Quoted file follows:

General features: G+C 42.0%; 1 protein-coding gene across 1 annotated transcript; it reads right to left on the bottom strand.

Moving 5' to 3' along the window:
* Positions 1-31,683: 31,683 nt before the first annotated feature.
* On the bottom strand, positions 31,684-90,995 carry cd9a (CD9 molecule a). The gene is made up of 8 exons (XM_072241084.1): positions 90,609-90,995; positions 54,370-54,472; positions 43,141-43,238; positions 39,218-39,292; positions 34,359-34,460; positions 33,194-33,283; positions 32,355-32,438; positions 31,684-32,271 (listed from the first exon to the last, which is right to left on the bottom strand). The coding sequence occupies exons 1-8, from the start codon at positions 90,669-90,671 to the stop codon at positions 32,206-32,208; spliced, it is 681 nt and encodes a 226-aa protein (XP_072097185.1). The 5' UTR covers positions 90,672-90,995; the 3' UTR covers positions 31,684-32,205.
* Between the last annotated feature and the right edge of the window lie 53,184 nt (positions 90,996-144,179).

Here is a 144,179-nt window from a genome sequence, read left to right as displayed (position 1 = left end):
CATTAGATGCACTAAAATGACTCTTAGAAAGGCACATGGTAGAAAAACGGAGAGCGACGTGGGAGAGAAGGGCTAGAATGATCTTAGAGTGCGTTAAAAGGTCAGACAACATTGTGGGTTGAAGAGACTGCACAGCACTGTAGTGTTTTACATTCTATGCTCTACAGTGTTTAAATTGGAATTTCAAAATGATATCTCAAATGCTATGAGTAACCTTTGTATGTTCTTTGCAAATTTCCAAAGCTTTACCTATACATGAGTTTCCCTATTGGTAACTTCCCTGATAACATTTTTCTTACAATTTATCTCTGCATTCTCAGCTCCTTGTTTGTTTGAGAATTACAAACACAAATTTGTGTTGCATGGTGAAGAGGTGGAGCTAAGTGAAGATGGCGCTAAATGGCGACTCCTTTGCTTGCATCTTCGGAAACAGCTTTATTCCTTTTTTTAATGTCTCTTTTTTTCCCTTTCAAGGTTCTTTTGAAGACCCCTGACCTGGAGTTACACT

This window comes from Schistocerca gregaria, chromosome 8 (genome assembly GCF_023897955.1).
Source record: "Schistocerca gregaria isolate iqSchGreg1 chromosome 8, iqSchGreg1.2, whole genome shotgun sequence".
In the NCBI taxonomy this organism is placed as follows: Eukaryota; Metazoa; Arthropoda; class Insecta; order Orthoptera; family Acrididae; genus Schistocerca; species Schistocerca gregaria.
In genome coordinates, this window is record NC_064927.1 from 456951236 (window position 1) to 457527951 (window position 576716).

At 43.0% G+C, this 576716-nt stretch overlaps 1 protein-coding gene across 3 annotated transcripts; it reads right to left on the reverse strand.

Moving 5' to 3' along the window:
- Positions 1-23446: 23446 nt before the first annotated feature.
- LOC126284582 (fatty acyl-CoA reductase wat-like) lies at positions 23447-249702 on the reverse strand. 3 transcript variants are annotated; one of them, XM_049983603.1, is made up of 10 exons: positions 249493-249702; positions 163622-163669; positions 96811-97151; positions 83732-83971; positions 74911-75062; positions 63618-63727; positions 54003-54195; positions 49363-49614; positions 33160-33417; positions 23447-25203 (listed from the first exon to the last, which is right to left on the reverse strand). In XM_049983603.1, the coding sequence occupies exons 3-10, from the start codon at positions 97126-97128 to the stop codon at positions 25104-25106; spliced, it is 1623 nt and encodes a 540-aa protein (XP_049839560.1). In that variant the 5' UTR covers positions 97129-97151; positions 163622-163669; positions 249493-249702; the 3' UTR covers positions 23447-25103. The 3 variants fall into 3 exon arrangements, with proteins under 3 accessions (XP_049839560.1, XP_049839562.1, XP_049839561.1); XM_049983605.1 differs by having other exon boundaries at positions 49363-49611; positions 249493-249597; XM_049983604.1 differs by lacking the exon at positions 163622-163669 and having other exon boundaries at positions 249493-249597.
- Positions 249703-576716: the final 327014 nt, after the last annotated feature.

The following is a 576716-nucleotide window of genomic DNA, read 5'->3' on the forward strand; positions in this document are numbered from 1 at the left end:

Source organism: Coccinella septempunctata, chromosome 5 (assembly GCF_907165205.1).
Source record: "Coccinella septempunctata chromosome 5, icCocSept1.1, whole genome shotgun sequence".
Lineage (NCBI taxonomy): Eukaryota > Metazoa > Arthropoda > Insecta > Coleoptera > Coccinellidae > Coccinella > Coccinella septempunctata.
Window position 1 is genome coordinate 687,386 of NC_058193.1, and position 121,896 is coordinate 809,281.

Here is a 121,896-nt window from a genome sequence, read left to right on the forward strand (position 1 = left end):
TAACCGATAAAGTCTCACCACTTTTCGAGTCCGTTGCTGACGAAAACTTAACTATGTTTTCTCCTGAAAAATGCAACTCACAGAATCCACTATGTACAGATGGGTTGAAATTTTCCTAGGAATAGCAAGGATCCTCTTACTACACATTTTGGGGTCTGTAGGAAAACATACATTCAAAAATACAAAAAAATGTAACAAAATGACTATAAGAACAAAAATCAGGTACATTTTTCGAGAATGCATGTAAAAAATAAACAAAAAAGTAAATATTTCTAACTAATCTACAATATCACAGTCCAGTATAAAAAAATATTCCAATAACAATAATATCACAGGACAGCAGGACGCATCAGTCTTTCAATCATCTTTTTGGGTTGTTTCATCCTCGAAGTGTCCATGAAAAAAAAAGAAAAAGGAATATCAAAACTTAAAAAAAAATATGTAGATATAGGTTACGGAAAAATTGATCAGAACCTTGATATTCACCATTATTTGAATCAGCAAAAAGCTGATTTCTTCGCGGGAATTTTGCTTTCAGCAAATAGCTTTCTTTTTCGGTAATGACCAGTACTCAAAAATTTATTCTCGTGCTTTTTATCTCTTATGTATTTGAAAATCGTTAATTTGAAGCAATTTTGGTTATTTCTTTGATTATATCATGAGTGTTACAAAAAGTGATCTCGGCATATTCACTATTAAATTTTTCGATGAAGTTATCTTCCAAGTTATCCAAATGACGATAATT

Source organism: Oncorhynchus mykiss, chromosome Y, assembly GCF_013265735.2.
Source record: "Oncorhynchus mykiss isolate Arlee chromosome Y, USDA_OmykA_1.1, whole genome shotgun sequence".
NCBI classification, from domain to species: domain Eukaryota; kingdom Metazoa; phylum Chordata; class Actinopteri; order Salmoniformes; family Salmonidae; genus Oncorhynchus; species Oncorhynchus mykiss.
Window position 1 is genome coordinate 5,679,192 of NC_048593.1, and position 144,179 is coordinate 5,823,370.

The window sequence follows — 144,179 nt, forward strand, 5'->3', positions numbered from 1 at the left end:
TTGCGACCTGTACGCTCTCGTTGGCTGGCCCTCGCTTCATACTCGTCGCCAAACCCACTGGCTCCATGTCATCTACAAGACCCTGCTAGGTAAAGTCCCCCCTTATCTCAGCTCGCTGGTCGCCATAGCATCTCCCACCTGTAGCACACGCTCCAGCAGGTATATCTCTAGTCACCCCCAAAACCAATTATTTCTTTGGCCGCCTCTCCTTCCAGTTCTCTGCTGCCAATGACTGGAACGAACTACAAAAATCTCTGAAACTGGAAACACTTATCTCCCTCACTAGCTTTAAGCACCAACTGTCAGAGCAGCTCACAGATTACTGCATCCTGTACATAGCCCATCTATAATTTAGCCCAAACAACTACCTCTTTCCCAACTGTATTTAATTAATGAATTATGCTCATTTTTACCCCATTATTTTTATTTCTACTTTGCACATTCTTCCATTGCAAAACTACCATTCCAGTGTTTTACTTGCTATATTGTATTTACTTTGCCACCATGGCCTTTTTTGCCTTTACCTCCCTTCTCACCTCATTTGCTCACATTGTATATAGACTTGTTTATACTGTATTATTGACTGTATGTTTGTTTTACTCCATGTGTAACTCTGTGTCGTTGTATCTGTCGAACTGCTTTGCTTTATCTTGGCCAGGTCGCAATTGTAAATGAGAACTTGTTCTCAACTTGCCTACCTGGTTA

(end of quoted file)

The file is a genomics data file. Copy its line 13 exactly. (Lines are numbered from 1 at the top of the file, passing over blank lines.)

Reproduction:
Moving 5' to 3' along the window: